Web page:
It is important to express the connection between the alien, the employer, the occupation and the H1-B immigration laws. Our staff of Attorneys will minimize your stress by processing and analyzing each case with the up most care and professionalism.
This nonimmigrant (granted for a limited period) category is reserved for individuals who are professionals coming to a permanent or a temporary position with a U.S. employer that requires a professional level of education and experience. The United States Citizenship & Immigration Service (C.I.S.) defines a professional (“specialty”) occupation as one requiring the attainment of at least a Bachelor’s degree, or its equivalent, as a minimum for entry into the occupation. The equivalent may be a foreign degree that equates to a U.S. degree, or a combination of education and experience.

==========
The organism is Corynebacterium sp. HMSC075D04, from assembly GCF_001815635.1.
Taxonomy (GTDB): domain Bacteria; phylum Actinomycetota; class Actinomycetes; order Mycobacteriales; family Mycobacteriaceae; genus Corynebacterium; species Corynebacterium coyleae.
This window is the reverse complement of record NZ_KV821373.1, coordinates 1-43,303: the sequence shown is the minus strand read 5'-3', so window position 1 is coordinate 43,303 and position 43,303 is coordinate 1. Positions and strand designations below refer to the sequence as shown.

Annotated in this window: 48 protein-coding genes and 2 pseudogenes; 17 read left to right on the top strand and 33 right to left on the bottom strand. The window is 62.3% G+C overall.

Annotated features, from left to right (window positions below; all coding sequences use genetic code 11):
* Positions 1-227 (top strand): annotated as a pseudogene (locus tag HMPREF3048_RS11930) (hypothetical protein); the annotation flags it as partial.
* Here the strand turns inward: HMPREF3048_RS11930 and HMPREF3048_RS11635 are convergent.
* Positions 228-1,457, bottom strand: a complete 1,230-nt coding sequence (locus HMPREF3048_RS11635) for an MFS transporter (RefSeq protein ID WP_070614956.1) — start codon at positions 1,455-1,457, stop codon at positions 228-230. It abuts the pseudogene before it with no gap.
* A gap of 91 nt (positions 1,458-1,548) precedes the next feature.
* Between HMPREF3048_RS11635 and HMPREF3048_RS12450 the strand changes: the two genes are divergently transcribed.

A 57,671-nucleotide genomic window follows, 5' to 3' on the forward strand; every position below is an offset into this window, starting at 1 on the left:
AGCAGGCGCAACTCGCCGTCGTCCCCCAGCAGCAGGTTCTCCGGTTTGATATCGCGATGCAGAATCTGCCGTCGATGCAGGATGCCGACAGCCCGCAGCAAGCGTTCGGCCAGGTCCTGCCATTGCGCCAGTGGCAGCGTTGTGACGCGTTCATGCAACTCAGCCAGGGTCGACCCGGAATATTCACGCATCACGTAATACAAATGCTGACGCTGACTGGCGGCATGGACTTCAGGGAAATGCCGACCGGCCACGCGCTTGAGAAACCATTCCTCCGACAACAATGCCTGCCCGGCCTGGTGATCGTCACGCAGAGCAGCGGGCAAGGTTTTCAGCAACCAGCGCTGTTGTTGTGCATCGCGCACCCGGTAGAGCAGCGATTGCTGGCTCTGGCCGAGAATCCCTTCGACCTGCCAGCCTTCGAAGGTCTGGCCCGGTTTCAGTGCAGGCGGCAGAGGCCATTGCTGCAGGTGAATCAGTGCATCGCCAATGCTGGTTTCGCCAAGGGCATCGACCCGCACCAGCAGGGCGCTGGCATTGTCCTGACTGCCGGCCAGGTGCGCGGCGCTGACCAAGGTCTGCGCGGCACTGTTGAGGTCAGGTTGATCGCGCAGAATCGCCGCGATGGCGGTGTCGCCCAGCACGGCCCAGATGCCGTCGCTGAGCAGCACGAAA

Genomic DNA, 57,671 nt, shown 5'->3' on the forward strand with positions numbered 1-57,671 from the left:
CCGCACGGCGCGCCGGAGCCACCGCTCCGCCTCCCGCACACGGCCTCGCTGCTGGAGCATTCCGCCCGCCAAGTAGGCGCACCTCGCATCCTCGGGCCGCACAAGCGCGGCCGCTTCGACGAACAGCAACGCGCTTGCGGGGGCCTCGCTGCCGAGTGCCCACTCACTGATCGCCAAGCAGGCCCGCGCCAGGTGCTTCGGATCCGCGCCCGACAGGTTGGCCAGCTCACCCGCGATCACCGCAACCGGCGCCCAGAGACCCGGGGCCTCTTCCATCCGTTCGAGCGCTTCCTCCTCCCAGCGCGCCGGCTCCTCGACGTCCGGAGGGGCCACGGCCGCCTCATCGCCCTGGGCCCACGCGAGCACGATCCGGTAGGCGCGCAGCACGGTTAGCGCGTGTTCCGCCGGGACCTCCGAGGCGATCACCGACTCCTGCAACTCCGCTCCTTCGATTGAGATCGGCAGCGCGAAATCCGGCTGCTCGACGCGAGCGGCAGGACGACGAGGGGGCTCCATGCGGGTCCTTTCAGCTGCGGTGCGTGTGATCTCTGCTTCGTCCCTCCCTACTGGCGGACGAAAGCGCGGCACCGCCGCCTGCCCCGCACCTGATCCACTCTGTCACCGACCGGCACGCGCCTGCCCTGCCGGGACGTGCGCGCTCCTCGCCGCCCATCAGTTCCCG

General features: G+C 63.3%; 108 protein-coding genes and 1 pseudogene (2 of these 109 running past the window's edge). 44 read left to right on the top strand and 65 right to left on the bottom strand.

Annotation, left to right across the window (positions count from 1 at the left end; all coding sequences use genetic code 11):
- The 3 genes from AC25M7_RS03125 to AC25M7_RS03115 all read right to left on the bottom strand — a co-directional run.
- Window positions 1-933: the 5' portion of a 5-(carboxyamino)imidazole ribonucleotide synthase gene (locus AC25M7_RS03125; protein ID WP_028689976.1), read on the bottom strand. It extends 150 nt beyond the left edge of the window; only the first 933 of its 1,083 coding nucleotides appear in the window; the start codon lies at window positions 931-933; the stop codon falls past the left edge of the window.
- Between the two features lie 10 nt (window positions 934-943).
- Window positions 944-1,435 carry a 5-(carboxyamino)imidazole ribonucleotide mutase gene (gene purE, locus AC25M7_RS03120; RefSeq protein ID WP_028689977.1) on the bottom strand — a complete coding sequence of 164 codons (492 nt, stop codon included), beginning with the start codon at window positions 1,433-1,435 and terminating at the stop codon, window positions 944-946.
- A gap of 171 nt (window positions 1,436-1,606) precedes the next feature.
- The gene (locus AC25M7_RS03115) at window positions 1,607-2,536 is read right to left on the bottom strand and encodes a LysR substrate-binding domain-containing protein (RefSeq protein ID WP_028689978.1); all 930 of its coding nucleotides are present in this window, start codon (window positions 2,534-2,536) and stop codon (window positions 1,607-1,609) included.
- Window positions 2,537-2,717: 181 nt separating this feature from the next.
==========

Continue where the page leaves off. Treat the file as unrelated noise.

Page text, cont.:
The current visa quota is 65,000 (first time) visas per year. There are exceptions to this number. H1-B workers (and L-1s) do not need to maintain a foreign residence during their period of stay in the United States, a requirement imposed on many other nonimmigrant categories. In addition, H1-B workers may seek permanent residence concurrently with petitioning for or holding H1-B status.
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